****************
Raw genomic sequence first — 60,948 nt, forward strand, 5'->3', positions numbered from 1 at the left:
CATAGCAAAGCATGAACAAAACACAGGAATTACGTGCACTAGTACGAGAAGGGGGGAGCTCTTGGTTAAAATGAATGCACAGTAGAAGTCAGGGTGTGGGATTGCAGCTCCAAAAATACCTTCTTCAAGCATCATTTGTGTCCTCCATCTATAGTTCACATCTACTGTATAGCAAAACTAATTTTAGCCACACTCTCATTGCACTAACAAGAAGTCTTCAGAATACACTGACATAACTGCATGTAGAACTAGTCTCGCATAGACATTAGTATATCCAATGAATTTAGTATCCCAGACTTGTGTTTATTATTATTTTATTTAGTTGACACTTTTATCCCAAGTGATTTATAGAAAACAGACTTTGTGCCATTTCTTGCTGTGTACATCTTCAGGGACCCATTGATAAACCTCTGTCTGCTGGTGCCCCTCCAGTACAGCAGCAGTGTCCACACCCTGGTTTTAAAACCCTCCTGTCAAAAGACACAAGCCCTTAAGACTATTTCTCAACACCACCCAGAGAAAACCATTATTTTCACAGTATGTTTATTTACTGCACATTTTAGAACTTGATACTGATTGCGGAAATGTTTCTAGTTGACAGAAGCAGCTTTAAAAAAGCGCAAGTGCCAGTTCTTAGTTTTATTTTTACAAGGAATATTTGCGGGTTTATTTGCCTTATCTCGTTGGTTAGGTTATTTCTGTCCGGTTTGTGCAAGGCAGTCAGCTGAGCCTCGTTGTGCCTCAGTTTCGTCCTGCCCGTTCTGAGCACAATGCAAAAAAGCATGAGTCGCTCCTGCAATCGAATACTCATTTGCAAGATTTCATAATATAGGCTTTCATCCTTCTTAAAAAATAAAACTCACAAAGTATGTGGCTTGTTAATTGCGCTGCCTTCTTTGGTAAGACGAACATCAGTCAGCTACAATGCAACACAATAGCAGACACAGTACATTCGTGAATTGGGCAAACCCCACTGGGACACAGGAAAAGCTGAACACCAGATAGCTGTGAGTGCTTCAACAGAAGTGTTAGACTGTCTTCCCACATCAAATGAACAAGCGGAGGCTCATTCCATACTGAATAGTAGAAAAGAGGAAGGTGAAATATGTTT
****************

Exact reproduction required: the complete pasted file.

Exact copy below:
Raw genomic sequence first — 60,948 nt, forward strand, 5'->3', positions numbered from 1 at the left:
CATAGCAAAGCATGAACAAAACACAGGAATTACGTGCACTAGTACGAGAAGGGGGGAGCTCTTGGTTAAAATGAATGCACAGTAGAAGTCAGGGTGTGGGATTGCAGCTCCAAAAATACCTTCTTCAAGCATCATTTGTGTCCTCCATCTATAGTTCACATCTACTGTATAGCAAAACTAATTTTAGCCACACTCTCATTGCACTAACAAGAAGTCTTCAGAATACACTGACATAACTGCATGTAGAACTAGTCTCGCATAGACATTAGTATATCCAATGAATTTAGTATCCCAGACTTGTGTTTATTATTATTTTATTTAGTTGACACTTTTATCCCAAGTGATTTATAGAAAACAGACTTTGTGCCATTTCTTGCTGTGTACATCTTCAGGGACCCATTGATAAACCTCTGTCTGCTGGTGCCCCTCCAGTACAGCAGCAGTGTCCACACCCTGGTTTTAAAACCCTCCTGTCAAAAGACACAAGCCCTTAAGACTATTTCTCAACACCACCCAGAGAAAACCATTATTTTCACAGTATGTTTATTTACTGCACATTTTAGAACTTGATACTGATTGCGGAAATGTTTCTAGTTGACAGAAGCAGCTTTAAAAAAGCGCAAGTGCCAGTTCTTAGTTTTATTTTTACAAGGAATATTTGCGGGTTTATTTGCCTTATCTCGTTGGTTAGGTTATTTCTGTCCGGTTTGTGCAAGGCAGTCAGCTGAGCCTCGTTGTGCCTCAGTTTCGTCCTGCCCGTTCTGAGCACAATGCAAAAAAGCATGAGTCGCTCCTGCAATCGAATACTCATTTGCAAGATTTCATAATATAGGCTTTCATCCTTCTTAAAAAATAAAACTCACAAAGTATGTGGCTTGTTAATTGCGCTGCCTTCTTTGGTAAGACGAACATCAGTCAGCTACAATGCAACACAATAGCAGACACAGTACATTCGTGAATTGGGCAAACCCCACTGGGACACAGGAAAAGCTGAACACCAGATAGCTGTGAGTGCTTCAACAGAAGTGTTAGACTGTCTTCCCACATCAAATGAACAAGCGGAGGCTCATTCCATACTGAATAGTAGAAAAGAGGAAGGTGAAATATGTTT